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ELinks

Operating systems : Windows, Linux

Features : Configuration : Use : Screenshots : Download links

ELinks is an effort to create an advanced text-based web browser. It started as a fork based on the code of Links browser. Aiming first to try and realize several features more or less weak / absent in Links. Hence "E" in "ELinks" - "Experimental" [Links]. The success of the effort made it to be understood as "Extended" or "Enhanced".

There was a crossroad at the point when Links browser achieved certain level of completeness, surpassing in some areas then the most advanced text mode web browser, Lynx: to move forward into displaying graphics and further beyond pure text or to enhance text-based web surfing experience beyond boundaries reached first by Lynx and then Links browsers - but still keeping it in text mode. The first course resulted into a Links version capable of displaying graphic content of web pages - Links2. The second one is ELinks web browser.

Lynx was and is a very mature software in its kind. Its authors conceived and realized a quite elaborate concept of web surfing in text mode with specific abstractions and conventions, which aided to overcome many restrictions and shortages of text-based surfing and created an experience, a world so definitely different from rapidly expanding graphical web. But with the time HTML and hardware moved forward, spread of scripting languages took place, the whole world of presenting, finding and consuming information advanced. New possibilities appeared.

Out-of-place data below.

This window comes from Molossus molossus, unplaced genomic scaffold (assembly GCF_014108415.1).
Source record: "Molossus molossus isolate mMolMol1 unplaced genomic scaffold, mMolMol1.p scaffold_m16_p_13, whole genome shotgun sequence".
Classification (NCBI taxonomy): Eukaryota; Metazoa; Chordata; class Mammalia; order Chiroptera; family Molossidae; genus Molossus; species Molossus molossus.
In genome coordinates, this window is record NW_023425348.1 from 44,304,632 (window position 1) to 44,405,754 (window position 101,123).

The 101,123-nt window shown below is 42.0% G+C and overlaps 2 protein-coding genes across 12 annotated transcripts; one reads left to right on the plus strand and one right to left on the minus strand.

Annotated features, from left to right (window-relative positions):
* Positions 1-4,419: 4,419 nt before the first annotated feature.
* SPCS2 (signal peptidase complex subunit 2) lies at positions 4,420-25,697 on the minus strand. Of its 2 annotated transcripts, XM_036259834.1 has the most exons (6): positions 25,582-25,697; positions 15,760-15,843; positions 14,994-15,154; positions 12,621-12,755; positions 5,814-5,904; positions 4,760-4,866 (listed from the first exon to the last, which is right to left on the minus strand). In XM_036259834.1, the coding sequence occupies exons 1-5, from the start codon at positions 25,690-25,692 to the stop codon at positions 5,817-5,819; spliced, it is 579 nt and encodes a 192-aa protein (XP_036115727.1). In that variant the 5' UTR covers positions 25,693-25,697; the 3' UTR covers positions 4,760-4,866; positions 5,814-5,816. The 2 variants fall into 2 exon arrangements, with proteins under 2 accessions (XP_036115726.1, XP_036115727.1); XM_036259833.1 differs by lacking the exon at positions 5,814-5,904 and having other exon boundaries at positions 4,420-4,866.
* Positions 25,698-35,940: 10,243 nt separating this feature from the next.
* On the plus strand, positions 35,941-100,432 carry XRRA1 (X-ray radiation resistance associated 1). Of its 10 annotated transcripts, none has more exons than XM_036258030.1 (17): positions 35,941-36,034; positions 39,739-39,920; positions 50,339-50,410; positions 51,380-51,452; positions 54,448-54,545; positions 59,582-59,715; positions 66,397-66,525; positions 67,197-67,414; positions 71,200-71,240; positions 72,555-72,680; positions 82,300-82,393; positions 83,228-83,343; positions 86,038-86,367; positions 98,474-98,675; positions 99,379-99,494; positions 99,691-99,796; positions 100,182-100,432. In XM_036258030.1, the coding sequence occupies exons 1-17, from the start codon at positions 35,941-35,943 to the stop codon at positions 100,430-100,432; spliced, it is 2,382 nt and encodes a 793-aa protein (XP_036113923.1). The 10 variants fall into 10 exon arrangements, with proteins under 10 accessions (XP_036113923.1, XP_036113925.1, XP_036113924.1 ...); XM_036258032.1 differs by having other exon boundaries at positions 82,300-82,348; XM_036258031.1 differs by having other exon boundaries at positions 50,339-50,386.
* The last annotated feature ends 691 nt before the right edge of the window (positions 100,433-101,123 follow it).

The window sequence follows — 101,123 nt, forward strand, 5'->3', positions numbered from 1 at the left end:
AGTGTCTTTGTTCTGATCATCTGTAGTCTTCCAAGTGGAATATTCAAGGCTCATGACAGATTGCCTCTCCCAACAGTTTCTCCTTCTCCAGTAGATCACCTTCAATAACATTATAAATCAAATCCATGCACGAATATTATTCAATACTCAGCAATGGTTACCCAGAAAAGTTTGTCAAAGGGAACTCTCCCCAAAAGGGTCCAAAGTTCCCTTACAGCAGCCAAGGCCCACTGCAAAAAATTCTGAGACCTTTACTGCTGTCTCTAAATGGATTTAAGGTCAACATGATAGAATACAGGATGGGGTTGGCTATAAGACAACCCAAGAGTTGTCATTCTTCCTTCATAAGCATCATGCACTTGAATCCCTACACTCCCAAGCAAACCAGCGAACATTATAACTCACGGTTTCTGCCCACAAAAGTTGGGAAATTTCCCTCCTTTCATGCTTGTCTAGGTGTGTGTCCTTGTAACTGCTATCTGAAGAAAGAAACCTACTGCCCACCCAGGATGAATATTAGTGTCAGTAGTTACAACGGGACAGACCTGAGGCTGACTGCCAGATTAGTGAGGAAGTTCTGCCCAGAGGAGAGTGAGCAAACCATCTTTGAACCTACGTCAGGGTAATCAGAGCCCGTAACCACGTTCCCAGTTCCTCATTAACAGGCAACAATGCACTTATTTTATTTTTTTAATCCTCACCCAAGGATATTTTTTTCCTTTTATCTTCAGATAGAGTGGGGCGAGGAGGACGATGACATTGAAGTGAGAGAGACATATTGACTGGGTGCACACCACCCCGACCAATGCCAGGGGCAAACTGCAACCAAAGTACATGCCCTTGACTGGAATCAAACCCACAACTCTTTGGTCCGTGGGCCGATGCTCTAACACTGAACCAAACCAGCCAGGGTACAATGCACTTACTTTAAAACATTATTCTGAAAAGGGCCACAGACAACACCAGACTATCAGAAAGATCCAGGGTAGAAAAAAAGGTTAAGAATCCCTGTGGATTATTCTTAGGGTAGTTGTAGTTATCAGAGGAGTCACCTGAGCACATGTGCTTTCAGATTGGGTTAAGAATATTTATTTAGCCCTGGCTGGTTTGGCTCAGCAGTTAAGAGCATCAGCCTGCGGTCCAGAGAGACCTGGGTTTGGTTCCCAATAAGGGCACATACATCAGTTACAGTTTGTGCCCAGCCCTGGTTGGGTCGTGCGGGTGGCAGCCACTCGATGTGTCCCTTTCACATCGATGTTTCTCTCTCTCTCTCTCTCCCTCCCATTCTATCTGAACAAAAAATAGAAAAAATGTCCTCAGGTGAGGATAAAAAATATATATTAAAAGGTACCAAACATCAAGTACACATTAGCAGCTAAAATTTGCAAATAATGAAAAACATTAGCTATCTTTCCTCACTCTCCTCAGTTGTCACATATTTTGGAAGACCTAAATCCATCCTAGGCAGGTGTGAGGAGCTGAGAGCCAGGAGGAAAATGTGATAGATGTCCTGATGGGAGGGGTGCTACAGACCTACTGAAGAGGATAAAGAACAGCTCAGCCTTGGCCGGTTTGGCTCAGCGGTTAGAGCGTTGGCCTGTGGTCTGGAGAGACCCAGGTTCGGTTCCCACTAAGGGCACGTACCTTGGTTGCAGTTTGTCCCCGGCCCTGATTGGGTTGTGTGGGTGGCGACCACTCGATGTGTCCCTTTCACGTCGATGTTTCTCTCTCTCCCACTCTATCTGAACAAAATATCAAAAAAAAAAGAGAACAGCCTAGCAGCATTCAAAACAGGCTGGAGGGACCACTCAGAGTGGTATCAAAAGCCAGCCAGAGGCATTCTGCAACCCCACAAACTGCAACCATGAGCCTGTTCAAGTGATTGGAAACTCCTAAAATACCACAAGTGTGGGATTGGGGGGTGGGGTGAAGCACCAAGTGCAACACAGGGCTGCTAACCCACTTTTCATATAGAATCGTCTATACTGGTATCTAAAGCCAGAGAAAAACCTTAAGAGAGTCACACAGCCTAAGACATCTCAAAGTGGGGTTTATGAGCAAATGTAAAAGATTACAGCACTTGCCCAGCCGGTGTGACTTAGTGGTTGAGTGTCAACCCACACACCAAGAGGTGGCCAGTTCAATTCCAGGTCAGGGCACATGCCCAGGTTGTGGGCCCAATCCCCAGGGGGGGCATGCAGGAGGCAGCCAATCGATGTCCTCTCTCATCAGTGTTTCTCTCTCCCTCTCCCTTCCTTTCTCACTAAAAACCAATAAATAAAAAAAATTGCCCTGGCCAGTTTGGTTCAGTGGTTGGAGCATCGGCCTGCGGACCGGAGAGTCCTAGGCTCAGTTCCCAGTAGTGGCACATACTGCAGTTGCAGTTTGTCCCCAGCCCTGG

Many of them were realized in Links web browser, but then next shift in information visual presentation in web documents - from more of HTML to more of CSS - made new roads open; even still keeping it to be in text mode. And that is where ELinks tries to come: colors in enabled consoles, some CSS positioning and even beginning of JavaScript / ECMAScript support. Technical part of networking (like SSL support) and various text encodings support were pretty strong in Links browser already, but ELinks enhanced some features and made others to be more worked out.

ELinks moved forward the concept of text mode web browser, making ELinks the most advanced example of it. Although Lynx still keeps positions pretty strongly. Its concept of text mode web surfing even if being simplifying, bringing different approach to information presentation and handling rather than trying to be resembling to graphical web browsers environment - works quite well. Web documents become more and more complicated in realization and (while having all the inevitable restrictions of text mode web browsing) to follow a different way of handling it is quite competitive to trying to be like mainstream, graphic full featured web browsers of desktop computers. It is like this dilemma for smaller screen mobile devices browsers: to try and imitate full sized display computers or to transform web document and make it corresponding to the characteristics of the environment. Text-based web browsers are used mostly on computers with more or less large displays, so there are less of dimensional restrictions and more temptations: Lynx - to stay restrained, ELinks - to extend it.